National Australia Bank Collection
22 February 2022


born 1940

oil on linen

76.0 x 61.0 cm

signed verso: PETER BOOTH

$10,000 – $15,000
Sold for $23,318 (inc. BP) in Auction 67 - 22 February 2022, Melbourne

Probably: Pinacotheca, Melbourne
Tolarno Galleries, Melbourne
The National Australia Bank Art Collection, acquired from the above in 1976 (label attached verso)


The Seventies: Australian Paintings and Tapestries from the Collection of National Australia Bank, National Gallery of Victoria, Melbourne, 15 October – 28 November 1982
The Seventies: Australian Paintings and Tapestries from the Collection of National Australia Bank, Geelong Art Gallery, Victoria, 30 April - 29 May 1988


Lindsay, R., The Seventies: Australian Paintings and Tapestries from the Collection of National Australia Bank, The National Bank of Australasia, Melbourne, 1982, pl. 12, p. 25 (illus.)
Hart, D., William Delafield Cook, Craftsman House, Sydney, 1998, p. 119

Catalogue text

Untitled, 1975 is perhaps less familiar in character than Booth’s formative abstract paintings and his spectral figuration that began in the late seventies. But there is one element which connects every phase – it is always the expressive and psychological possibilities through the act of painting.
Booth’s late sixties Colourfield paintings are invariably large and usually represented with  two or three juxtaposed blocks of colour within a larger expansive colour. Unlike many of his co-exhibitors in The Field exhibition, Booth’s forms are never immaculately edged, and he avoided the flat formality of hard-edge painting as we know it.1 Amongst the Field a stained effect was common – one which avoided mannered surfaces, let alone painterly verve. Booth was never willing to withhold the emotional potential of painting. His vast surfaces were not coolly flat but acknowledge the hand of the artist – each ‘blocks’ edge deliberately avoid any suggestion of taped masking helping to delineate edges and define forms.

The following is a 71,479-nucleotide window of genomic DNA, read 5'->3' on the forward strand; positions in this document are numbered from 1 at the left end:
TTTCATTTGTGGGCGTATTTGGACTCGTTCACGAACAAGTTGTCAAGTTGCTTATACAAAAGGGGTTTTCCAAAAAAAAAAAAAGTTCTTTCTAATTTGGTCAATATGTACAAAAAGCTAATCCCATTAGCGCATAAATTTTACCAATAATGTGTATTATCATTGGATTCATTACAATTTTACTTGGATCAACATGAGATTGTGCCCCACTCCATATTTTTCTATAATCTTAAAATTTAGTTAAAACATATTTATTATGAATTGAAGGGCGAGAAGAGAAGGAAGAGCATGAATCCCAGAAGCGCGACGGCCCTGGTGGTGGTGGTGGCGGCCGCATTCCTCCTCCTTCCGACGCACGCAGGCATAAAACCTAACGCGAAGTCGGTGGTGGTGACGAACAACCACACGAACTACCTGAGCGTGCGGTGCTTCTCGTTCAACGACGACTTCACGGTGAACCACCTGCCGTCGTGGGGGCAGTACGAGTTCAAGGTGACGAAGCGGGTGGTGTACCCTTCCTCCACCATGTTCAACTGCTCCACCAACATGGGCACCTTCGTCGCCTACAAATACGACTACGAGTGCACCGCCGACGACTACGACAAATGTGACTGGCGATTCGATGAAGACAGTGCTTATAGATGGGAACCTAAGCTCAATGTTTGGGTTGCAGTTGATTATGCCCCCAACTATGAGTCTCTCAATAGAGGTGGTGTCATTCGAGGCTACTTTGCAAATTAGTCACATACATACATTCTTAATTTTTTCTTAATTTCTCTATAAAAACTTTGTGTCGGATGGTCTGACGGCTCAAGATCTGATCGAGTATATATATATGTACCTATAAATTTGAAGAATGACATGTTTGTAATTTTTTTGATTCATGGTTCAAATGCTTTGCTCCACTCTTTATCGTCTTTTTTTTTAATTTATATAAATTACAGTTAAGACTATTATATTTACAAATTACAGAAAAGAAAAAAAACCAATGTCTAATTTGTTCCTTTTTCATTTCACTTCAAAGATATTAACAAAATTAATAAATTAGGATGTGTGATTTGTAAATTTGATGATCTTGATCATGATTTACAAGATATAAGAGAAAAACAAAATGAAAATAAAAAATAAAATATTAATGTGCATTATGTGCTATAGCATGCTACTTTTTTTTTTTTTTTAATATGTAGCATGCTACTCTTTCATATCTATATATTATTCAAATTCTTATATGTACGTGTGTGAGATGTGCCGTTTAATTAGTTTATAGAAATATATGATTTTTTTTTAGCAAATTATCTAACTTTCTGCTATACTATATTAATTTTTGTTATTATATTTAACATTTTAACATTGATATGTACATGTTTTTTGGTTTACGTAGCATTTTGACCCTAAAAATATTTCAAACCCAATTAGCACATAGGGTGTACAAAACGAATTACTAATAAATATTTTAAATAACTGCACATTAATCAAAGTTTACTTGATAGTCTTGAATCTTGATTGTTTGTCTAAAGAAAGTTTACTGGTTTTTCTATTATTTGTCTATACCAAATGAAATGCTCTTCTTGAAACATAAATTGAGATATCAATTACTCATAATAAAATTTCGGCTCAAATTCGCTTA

This approach reached its sublime eloquence in the so-called ‘doorway’ paintings: vertical rectangular-shaped black canvases and narrowly bordered on three edges with a contrasting colour where black drips and inflections spill onto it. The viscous glossy surfaces with their swathes of controlled painterly grandeur are superb examples of a quiet, inscrutable presence in new abstraction in Australia.2 These are contemplative and meditative works for unhurried viewing.
Untitled, 1975 was made in the wake of the doorway paintings. An unrestrained exuberance of gestural energy has abandoned former subtleties.  There can be no ambiguity – these are impassioned paintings rich with impasto, a palette knife forging an overall anxious effect of colour and darkness. Booth is seldom one to talk about personal circumstances or states of mind as catalysts for approaches to making a particular work. Nonetheless in the few paintings of this kind, many include mirror fragments imbedded in the paint itself.3 In 1975, in a mistaken home invasion he was attacked and pushed into a mirror which smashed and he thus incorporated in these works.
Booth enjoys equal respect as an abstractionist and figurative painter. His surreal and apocalyptic images eschew literalism and emerge from the artist’s subconscious. Black has always remained an essential part of his expression which includes, of course, a magnificent body of drawings. While resolved and complete within itself, we can also easily imagine Untitled as a clipped vignette, a detail anticipating something fuller in a nightmare of abstracted forms and people in the paintings which followed.
1. Many artists in The Field exhibition showed a strong predilection for what Clement Greenberg (1909 – 1994) coined Post Painterly Abstraction; a term used as a counterpoint to Abstract Expressionism and its brushed mannerisms and occasional claims to mysticism.  
2. One of the finest examples of these is Untitled, 1971, synthetic polymer paint on canvas, collection of the National Gallery of Victoria, Melbourne
3. A complementary work is Painting, 1976, synthetic polymer and metallic paint on mirror and stones on canvas, collection of the National Gallery of Victoria, Melbourne. It is included in Gellatly, K.(ed.), 101 Contemporary Australian Artists, National Gallery of Victoria, Melbourne, 2012, p. 35 (illus.)